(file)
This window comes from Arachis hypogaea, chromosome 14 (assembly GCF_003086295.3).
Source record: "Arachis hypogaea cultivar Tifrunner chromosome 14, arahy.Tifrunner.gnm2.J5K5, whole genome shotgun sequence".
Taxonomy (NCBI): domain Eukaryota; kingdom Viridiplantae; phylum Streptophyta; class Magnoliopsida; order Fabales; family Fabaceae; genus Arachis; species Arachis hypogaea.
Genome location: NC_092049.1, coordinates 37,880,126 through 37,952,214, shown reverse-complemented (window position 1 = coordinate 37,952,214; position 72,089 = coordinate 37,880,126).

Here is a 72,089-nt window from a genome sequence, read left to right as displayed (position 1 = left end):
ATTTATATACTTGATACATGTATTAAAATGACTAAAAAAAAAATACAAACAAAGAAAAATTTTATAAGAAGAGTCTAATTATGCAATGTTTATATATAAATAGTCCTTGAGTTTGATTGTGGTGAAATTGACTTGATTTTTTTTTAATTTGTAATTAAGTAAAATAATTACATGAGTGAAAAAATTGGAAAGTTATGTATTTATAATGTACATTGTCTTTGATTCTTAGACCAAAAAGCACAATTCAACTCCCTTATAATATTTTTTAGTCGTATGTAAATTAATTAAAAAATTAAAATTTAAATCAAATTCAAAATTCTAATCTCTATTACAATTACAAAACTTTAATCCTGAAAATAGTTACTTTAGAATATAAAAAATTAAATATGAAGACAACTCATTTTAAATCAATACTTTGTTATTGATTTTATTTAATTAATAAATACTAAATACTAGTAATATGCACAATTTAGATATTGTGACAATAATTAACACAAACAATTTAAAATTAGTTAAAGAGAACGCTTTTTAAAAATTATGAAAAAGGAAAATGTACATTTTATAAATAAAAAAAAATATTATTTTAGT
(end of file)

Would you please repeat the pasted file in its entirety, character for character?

This window comes from Arachis hypogaea, chromosome 14 (assembly GCF_003086295.3).
Source record: "Arachis hypogaea cultivar Tifrunner chromosome 14, arahy.Tifrunner.gnm2.J5K5, whole genome shotgun sequence".
Taxonomy (NCBI): domain Eukaryota; kingdom Viridiplantae; phylum Streptophyta; class Magnoliopsida; order Fabales; family Fabaceae; genus Arachis; species Arachis hypogaea.
Genome location: NC_092049.1, coordinates 37,880,126 through 37,952,214, shown reverse-complemented (window position 1 = coordinate 37,952,214; position 72,089 = coordinate 37,880,126).

Here is a 72,089-nt window from a genome sequence, read left to right as displayed (position 1 = left end):
ATTTATATACTTGATACATGTATTAAAATGACTAAAAAAAAAATACAAACAAAGAAAAATTTTATAAGAAGAGTCTAATTATGCAATGTTTATATATAAATAGTCCTTGAGTTTGATTGTGGTGAAATTGACTTGATTTTTTTTTAATTTGTAATTAAGTAAAATAATTACATGAGTGAAAAAATTGGAAAGTTATGTATTTATAATGTACATTGTCTTTGATTCTTAGACCAAAAAGCACAATTCAACTCCCTTATAATATTTTTTAGTCGTATGTAAATTAATTAAAAAATTAAAATTTAAATCAAATTCAAAATTCTAATCTCTATTACAATTACAAAACTTTAATCCTGAAAATAGTTACTTTAGAATATAAAAAATTAAATATGAAGACAACTCATTTTAAATCAATACTTTGTTATTGATTTTATTTAATTAATAAATACTAAATACTAGTAATATGCACAATTTAGATATTGTGACAATAATTAACACAAACAATTTAAAATTAGTTAAAGAGAACGCTTTTTAAAAATTATGAAAAAGGAAAATGTACATTTTATAAATAAAAAAAAATATTATTTTAGT